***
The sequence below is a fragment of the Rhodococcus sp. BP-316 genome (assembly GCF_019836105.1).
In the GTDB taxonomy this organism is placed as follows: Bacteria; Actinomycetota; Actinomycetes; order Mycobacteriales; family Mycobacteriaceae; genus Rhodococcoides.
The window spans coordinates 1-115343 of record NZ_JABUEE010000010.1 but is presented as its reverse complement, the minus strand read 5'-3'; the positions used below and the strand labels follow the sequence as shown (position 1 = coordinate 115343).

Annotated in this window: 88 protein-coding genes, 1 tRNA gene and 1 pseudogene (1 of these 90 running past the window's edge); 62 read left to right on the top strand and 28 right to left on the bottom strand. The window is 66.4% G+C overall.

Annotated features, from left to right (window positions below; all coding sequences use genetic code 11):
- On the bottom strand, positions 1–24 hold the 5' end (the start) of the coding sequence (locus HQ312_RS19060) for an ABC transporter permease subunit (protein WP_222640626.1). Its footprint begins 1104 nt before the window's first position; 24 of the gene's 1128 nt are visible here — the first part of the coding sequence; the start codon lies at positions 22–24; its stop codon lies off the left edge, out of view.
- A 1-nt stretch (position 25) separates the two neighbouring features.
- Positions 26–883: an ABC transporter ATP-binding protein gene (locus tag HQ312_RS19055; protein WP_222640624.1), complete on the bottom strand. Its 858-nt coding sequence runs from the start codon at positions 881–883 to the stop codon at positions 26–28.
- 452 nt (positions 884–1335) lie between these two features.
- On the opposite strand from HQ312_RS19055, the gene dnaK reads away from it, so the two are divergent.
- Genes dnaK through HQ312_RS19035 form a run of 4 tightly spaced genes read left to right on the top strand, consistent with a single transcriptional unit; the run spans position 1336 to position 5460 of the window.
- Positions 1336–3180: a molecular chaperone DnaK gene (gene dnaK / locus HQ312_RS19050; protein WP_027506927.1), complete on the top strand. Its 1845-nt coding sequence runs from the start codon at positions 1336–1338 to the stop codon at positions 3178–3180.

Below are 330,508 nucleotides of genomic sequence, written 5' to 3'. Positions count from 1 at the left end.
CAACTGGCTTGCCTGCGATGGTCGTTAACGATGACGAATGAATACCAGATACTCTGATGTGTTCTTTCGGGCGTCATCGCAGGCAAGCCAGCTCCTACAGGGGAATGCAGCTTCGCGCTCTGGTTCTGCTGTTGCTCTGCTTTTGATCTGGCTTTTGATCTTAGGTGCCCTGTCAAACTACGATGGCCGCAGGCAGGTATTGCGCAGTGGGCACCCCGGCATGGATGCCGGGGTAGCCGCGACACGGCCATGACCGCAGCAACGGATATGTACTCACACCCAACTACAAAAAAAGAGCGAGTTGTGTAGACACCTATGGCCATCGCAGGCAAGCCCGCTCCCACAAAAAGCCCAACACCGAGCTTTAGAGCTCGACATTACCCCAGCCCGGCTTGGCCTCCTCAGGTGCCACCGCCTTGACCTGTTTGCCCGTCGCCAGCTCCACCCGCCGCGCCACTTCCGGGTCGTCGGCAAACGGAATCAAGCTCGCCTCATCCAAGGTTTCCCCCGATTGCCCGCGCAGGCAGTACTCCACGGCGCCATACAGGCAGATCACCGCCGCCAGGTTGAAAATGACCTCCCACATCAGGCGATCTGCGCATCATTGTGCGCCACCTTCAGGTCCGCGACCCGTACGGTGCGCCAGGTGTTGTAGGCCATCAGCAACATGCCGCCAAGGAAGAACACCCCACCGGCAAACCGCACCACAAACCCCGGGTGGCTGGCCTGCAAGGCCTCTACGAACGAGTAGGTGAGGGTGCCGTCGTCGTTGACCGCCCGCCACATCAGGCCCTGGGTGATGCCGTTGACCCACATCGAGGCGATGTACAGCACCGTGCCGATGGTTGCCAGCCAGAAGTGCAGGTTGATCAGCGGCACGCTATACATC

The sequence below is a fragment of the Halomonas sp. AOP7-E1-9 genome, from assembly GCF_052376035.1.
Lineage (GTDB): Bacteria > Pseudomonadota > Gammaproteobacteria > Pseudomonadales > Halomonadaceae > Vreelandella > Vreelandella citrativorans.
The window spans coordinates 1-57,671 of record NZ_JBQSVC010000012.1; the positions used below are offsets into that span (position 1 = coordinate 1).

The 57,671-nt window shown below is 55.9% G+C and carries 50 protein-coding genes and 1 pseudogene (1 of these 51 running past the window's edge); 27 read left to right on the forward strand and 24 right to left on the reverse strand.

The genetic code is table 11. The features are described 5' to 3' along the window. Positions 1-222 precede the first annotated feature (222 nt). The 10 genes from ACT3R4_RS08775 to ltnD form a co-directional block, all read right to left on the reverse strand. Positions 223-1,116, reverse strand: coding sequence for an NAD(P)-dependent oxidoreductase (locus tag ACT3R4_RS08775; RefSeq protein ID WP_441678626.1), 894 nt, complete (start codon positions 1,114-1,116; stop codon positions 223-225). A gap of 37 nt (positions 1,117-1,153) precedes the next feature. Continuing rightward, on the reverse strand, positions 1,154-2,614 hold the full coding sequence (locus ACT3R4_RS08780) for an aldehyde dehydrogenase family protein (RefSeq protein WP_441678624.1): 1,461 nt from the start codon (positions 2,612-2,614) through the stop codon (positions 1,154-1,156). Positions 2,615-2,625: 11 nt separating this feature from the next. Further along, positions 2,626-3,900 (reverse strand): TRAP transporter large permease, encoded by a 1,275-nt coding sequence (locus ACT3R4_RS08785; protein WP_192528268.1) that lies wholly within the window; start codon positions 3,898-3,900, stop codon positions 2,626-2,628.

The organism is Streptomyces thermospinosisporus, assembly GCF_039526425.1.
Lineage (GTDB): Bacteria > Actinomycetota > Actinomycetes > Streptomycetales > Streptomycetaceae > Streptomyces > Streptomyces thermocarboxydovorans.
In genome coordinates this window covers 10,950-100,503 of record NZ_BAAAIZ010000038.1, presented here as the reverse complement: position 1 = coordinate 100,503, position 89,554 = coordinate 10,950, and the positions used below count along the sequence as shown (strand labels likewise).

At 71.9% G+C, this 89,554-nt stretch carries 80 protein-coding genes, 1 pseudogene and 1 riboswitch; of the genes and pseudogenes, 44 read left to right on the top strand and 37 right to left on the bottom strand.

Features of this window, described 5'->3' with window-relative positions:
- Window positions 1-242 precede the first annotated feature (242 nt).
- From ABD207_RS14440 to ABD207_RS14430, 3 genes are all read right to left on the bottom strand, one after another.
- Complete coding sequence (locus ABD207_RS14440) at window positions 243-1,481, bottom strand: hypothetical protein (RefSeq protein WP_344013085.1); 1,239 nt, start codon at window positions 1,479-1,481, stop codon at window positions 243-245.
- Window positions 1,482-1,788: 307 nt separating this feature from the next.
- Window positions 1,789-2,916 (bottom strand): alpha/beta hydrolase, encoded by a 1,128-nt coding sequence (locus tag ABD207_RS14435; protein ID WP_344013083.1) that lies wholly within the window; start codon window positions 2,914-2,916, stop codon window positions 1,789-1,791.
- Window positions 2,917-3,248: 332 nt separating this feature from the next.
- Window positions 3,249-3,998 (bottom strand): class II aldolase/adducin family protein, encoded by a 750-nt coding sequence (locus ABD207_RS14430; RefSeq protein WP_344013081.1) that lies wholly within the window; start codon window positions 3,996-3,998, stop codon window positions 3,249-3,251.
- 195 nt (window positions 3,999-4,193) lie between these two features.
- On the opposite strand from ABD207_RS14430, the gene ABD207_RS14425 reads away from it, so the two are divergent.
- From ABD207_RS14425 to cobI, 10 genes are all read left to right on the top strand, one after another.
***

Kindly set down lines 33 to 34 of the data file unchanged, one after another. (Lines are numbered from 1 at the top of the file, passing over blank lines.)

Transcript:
- On the opposite strand from ABD207_RS14430, the gene ABD207_RS14425 reads away from it, so the two are divergent.
- From ABD207_RS14425 to cobI, 10 genes are all read left to right on the top strand, one after another.